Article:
California’s Polytech Institute of Technology has, like many other technical institutions in this country, for many years lived in the shadow of what most consider our best, MIT. Lately however, schools such as Cal Poly have shown they are more than up for the challenge, and a recent demo of an eco-car made at the school, that manages to eke out 584 miles on one gallon of gas, is no exception. Driver of the vehicle, Ann Peters, who is a junior at the school with a major in materials engineering, has been keeping a diary on National Geographic’s The Great Energy Challenge Blog, and writes that the vehicle was designed and built by a large number of students with a variety of majors, but that in the end it became truly, a team project. Technology magazine, ZeeNews, reports that the vehicle, called the Lamina, was introduced at this year’s Shell Eco-Marathon held in Houston. The Lamina won.
To achieve such mileage, Peters explains, required two significant methods of construction. The first was a body that would be as aerodynamic as is humanly possible while weighing much less than virtually any other vehicle. The other was to find or build an engine that could propel the car, but do so using far less energy than is the norm.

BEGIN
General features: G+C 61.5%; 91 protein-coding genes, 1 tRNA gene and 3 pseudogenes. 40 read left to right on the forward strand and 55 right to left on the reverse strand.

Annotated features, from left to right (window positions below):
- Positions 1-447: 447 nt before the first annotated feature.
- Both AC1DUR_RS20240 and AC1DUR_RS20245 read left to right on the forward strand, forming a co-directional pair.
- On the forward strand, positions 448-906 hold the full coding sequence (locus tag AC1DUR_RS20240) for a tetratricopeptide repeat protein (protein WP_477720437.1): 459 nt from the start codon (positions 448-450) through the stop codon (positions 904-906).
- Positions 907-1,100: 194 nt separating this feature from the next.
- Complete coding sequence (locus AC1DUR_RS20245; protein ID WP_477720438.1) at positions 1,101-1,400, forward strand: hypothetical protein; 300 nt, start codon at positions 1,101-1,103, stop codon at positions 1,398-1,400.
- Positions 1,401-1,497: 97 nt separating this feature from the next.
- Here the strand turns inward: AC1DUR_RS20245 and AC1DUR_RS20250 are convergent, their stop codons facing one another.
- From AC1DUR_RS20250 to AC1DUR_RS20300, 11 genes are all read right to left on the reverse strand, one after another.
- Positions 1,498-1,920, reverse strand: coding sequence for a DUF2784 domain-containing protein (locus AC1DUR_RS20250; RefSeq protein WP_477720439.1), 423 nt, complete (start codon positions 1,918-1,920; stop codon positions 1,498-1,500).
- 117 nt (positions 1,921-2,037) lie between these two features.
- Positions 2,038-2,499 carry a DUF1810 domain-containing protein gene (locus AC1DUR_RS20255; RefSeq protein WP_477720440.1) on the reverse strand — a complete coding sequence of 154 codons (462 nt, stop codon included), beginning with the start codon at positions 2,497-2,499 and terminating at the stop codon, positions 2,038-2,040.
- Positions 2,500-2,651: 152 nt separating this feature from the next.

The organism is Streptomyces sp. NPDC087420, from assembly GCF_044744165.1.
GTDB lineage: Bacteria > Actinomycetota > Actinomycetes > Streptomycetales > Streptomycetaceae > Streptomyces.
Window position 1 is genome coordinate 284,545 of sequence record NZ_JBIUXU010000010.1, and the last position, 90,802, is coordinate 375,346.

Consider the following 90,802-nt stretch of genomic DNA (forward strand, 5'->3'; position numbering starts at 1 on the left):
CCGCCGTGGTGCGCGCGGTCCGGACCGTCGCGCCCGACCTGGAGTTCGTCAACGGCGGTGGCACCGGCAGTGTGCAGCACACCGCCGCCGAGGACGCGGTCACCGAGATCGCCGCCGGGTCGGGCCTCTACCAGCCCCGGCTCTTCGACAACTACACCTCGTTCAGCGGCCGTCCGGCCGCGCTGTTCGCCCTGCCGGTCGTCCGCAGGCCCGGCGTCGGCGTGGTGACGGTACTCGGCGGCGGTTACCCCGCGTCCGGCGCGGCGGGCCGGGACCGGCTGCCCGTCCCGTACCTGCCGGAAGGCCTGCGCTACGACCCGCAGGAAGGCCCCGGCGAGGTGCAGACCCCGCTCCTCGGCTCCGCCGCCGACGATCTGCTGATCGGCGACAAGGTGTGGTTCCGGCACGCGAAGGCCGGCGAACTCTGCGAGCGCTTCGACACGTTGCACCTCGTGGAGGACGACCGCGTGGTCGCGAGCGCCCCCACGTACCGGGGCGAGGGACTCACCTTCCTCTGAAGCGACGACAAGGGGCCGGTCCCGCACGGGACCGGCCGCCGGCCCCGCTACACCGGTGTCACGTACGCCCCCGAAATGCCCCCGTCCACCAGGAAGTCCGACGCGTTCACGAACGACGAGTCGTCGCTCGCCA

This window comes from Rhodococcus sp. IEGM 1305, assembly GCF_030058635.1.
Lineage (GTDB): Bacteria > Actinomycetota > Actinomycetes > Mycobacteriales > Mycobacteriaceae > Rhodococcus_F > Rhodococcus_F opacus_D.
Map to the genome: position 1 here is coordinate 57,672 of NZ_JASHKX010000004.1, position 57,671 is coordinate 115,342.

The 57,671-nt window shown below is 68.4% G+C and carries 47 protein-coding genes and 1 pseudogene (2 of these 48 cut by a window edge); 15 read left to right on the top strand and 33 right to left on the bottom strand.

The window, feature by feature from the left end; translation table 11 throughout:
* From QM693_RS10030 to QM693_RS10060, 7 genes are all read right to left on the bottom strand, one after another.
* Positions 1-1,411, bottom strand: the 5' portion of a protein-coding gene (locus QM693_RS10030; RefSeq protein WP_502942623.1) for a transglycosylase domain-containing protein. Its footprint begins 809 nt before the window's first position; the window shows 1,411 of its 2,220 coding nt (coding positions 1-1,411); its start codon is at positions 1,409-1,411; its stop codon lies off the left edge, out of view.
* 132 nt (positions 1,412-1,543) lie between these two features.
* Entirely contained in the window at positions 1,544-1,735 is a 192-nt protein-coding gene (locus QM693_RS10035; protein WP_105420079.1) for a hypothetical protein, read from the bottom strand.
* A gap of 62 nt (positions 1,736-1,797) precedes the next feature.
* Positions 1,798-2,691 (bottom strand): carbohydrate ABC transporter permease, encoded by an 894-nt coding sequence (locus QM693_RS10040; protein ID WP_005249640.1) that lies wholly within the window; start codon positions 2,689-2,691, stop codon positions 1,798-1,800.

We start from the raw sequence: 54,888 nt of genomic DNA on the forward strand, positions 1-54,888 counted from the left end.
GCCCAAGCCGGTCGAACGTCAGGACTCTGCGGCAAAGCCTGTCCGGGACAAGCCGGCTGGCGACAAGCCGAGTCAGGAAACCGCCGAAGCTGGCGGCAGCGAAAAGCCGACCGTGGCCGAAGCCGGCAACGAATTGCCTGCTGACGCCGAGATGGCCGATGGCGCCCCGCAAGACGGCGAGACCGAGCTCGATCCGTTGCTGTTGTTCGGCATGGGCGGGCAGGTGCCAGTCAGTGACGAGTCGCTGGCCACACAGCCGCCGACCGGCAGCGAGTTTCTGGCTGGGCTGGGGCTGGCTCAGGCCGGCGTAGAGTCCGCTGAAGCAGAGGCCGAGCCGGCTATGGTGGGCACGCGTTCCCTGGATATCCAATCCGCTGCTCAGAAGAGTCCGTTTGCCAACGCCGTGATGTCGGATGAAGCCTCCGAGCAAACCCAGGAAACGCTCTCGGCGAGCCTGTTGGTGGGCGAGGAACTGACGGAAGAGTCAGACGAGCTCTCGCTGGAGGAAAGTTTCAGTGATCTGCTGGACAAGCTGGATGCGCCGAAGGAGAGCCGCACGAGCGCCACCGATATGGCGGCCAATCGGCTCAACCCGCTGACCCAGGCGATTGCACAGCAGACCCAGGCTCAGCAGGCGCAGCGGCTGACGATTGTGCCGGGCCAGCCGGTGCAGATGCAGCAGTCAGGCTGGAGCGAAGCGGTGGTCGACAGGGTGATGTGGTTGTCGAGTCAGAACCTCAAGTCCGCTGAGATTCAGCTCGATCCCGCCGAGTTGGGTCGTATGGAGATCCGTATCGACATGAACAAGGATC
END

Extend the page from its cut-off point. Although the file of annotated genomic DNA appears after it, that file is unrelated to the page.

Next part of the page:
To solve the first problem ZeeNews reports, the team turned to plastic composites that can be machined, which in essence, Peters explains, turned out to be molding and grinding until the team was able to get the weight down to just 70 pounds, and this was after first designing it from scratch using state of the art computer modeling.
The second problem was a little more involved. After testing many engines and ideas, the team settled on rebuilding a Honda generator, normally used to supply electricity during a power outage. The process consisted of making tweaks, then testing the results, over and over until they were certain they’d found just the right combination of power and speed (the car travels at just 28 miles per hour).
Next, with the engine installed in the frame and with the body on, the team once again tested and retested ever part to see if they could squeeze out any more mileage. As it turns, out, their efforts paid off. 584 mpg is a record, and one that likely won’t be broken any time soon.
It’s also, Peters says, a barometer that allows others outside of such research to see how things are progressing and as because of that, offers a glimpse of where mainstream vehicles might be headed in the not to very distant future as gas prices continue to rise.